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Biggest challenge of 2014: The future of the India-US alliance

January 10, 2014 11:58 IST

Dr Manmohan Singh with US President Barack Obama'India-US relations seem to have soured when the US expected India to not only balance China in the Asia-Pacific, but also make concessions to Pakistan as a price for US technological help,' says Colonel Anil A Athale (retd).

As the tumultuous year ended, India stares at even greater challenges on the security front in the coming year. Thanks to the United Progressive Alliance government's non-governance for the last 10 years, the Indian economy has lost steam while red tape and a holier-than-thou defence minister has ensured that the defence modernisation is stuck in Central Bureau of Investigation inquiries and a plethora of committees.

To boot, India seems at loggerheads with both China and the United States, a superhuman feat of failed foreign policy. Pakistan, Prime Minister Manmohan Singh's obsession, remains hostile as ever.

Against this backdrop, the American draw down of forces from Afghanistan is widely expected to lead to the brutal Taliban taking over the country with a likely spill over of jihadist violence in Pakistan and India.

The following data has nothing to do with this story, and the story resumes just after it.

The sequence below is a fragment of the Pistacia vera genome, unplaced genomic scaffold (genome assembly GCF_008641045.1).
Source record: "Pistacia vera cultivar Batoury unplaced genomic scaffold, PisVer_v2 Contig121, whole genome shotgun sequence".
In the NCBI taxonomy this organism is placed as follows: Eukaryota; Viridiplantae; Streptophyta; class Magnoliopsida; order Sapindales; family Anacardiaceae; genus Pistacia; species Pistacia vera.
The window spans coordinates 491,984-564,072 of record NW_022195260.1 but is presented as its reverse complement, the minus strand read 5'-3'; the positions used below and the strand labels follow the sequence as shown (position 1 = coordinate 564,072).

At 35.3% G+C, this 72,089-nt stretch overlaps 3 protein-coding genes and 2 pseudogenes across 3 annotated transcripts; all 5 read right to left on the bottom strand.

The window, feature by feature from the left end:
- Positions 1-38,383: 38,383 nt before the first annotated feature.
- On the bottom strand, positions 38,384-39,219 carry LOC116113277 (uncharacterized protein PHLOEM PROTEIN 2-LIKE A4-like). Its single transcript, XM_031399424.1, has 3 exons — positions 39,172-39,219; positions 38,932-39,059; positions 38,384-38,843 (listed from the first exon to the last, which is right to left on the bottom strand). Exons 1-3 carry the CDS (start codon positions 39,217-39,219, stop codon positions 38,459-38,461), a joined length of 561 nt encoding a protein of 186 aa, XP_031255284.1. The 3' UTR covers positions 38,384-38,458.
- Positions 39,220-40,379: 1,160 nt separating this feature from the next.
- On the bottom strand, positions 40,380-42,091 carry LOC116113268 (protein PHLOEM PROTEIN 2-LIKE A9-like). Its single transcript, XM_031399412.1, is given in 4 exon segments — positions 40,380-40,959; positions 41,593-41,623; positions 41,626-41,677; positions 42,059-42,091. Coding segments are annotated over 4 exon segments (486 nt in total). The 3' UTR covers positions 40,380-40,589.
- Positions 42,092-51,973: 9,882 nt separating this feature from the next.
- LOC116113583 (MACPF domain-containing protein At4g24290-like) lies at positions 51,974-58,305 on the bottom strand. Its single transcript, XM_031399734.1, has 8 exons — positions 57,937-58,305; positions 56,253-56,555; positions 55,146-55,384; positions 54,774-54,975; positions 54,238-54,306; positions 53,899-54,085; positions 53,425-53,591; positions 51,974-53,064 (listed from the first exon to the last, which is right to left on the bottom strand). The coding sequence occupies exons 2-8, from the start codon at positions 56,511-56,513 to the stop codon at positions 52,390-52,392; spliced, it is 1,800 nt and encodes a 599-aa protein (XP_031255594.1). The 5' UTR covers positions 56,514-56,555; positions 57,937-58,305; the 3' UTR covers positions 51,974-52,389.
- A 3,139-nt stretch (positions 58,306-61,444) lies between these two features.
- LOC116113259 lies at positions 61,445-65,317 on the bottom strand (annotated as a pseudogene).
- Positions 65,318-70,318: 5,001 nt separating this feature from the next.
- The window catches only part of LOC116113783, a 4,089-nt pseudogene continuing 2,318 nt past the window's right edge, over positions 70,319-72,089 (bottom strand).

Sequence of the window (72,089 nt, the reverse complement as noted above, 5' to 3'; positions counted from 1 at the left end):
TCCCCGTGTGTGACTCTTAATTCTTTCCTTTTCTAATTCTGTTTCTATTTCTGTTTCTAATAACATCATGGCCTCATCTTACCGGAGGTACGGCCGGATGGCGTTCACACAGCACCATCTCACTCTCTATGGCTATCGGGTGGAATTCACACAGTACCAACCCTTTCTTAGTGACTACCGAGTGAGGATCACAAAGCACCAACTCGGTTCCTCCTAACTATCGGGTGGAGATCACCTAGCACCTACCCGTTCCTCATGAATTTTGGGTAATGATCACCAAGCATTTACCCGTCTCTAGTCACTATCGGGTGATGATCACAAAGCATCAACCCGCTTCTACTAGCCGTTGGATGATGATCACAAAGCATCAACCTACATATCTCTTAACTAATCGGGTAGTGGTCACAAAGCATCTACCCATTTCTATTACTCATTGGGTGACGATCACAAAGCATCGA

The challenges (not threats because India is far too powerful to be threatened by any country) can be analysed at three levels: Global, regional and internal. This article intends to deal with challenges only at the global level.

India emerged as a major player on the global scene in the post 1991/Cold War era. The period also coincided with economic reforms unleashed by then prime minister P V Narasimha Rao that saw India become the fourth/fifth largest economy (in Purchase Power Parity terms). The Indian position was further enhanced when in 1998 it went overtly nuclear (it had been a covert nuclear power since 1974).

Unfortunately for India, its ruling elite still do not understand Indian strength and are still stuck in 'Third Worldism'. Unlike during the Cold War when it was at best a spoiler in Asia, today it is seen as a rival pole vis-a-vis China.

This policy weakness is exacerbated by the structural weakness of its foreign policy establishment that remains tiny (even the city State of Singapore has a bigger foreign service), insulated, dominated by nepotism and has only a dim understanding of military, cultural and economic dimensions of foreign policy.